In Paris, after winning the lottery, the clerk François goes to a bar in Pigalle and offers one hundred thousand Euros per month to the prostitute Daniela to live with him until the end of ... See full summary »
In the dysfunctional Italian middle-class family Ristuccia, the middle-aged executive Carlo has a stalled life without passion, bored in his work and having a monotonous life with his wife ... See full summary »
Roberto is a young and ambitious lawyer who is going to marry Sara. His whole life is perfectly planned out. During a expropriation which he is in charge of, he meets Micol, a gorgeous and ... See full summary »
Robert De Niro,
Zef's dear wife dies in an accident just as Roni, his wealthy brother, marries his daughter. When the widower arrives with the coffin containing his wife's body right in the middle of the ... See full summary »
Kurdish-Iranian poet Sahel has just been released from a thirty-year prison sentence in Iran. Now the one thing keeping him going is the thought of finding his wife, who thinks him dead for over twenty years.
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Fernando Grostein Andrade,
Jean Luis Amorim,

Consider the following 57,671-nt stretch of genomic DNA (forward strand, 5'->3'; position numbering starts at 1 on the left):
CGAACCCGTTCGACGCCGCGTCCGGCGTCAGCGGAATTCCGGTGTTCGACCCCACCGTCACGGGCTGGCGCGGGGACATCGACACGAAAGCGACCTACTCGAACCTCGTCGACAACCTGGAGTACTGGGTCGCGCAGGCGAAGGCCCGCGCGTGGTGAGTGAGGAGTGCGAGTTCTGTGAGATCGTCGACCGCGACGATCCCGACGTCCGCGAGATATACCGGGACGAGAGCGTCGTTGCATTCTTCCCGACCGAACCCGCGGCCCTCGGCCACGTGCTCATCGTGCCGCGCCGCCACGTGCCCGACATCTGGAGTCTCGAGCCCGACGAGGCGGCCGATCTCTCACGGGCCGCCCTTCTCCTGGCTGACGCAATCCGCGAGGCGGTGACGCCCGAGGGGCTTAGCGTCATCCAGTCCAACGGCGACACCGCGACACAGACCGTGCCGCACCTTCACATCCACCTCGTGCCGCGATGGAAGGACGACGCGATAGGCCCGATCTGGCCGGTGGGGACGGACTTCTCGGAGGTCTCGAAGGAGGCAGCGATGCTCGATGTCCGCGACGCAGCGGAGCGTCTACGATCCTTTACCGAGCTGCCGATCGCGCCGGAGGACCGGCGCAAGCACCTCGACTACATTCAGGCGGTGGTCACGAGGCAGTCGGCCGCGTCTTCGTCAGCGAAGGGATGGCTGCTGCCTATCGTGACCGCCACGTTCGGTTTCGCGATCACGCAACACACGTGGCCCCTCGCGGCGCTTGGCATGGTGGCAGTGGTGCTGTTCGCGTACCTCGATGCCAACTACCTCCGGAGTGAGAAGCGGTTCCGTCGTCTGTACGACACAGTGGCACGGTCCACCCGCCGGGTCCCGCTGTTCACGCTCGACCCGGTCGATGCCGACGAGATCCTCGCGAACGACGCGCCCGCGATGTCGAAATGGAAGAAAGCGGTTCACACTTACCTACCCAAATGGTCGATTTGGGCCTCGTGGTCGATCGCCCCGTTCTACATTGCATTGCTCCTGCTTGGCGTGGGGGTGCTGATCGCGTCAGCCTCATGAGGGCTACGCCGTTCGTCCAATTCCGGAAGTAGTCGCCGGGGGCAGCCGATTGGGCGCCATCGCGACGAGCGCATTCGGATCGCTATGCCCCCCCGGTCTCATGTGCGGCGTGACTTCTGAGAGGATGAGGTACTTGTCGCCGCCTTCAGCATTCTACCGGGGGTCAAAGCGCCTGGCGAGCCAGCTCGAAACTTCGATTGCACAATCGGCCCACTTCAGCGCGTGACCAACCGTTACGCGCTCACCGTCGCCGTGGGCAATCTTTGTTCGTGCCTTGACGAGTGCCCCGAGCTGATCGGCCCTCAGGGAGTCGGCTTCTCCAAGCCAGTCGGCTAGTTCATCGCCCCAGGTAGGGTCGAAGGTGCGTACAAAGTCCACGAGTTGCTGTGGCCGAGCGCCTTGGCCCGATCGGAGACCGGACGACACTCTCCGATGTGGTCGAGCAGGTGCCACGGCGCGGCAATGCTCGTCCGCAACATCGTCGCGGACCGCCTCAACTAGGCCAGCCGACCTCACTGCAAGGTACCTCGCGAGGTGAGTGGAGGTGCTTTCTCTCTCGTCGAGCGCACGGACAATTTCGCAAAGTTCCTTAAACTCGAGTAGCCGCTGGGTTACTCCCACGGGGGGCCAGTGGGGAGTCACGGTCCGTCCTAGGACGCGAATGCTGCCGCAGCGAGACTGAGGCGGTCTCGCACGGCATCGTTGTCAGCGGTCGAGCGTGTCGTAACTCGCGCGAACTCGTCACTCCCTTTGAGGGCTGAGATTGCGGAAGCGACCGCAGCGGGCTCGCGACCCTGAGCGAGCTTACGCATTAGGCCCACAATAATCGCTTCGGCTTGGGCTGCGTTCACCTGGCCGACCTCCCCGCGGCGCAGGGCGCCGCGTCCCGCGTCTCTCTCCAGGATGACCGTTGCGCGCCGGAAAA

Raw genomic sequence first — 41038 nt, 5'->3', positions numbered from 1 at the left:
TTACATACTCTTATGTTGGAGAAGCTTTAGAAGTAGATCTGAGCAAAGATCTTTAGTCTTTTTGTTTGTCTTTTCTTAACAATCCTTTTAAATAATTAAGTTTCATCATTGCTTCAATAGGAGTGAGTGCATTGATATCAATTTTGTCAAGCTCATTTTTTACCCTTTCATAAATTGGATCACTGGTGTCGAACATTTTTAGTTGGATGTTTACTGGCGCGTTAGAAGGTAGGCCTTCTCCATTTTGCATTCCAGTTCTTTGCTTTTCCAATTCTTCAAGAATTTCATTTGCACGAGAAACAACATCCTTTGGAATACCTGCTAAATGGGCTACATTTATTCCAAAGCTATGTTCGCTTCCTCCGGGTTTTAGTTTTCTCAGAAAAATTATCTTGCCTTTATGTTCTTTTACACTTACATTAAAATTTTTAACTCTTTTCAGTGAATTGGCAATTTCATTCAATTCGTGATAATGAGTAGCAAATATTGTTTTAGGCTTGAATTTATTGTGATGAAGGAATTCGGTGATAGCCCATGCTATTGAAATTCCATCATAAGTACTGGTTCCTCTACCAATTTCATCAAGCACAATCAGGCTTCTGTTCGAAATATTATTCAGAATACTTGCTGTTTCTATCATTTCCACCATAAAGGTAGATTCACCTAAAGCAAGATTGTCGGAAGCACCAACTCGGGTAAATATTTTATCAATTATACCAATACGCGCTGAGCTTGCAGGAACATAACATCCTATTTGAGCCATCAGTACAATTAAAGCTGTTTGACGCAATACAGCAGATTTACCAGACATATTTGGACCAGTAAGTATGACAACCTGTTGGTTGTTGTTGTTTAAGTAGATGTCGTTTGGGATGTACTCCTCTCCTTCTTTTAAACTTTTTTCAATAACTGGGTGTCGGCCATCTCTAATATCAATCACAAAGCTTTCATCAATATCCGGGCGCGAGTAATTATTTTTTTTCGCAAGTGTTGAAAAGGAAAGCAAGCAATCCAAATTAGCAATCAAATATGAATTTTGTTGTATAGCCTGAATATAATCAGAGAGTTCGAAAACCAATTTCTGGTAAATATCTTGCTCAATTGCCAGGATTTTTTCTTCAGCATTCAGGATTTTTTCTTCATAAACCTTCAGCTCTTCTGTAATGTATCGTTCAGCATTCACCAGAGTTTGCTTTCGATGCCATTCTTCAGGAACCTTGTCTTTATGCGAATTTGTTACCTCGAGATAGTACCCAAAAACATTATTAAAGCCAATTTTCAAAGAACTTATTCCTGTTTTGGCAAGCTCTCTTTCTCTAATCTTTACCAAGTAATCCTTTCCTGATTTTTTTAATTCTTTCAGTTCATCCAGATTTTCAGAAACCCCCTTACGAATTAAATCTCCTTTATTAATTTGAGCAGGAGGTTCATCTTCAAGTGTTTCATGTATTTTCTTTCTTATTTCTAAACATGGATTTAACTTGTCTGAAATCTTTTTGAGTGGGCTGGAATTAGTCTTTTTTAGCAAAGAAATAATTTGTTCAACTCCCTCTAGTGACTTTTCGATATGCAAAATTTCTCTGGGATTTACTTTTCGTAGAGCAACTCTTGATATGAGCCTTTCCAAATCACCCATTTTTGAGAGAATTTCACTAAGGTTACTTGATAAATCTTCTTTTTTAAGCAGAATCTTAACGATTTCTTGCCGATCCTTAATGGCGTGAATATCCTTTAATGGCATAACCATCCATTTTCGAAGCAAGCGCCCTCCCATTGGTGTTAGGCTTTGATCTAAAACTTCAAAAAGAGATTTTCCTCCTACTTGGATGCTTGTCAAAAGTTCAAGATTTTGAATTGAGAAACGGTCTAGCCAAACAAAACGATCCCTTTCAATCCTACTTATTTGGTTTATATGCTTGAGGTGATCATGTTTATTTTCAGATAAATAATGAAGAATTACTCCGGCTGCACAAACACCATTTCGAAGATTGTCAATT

I had read the other reviews here, and considered the film worth a viewing, though without high expectations.
I was very disappointed. (However I think the criticism of Bellucci is a little harsh: her character as written and directed was so asinine that it seems unfair to complain that she played 'a sofa' as 'a sofa'!) The cutting to flashback (another comment on IMDb) was about the only feature which was interesting about this film. At least it kept me awake!
For me, an immeasurably better portrayal of fascist 'minor celebrities' and their cocaine habits is to be seen in Bertolucci's Millenovecento. I appreciate that Bertolucci's masterpiece is better remembered for 'the goodies' Gerard Depardieu and Sterling Hayden - but Act II gets to grips with the other aspects of the Mussolini regime, and the excesses of the 'favoured'.
6 of 21 people found this review helpful.
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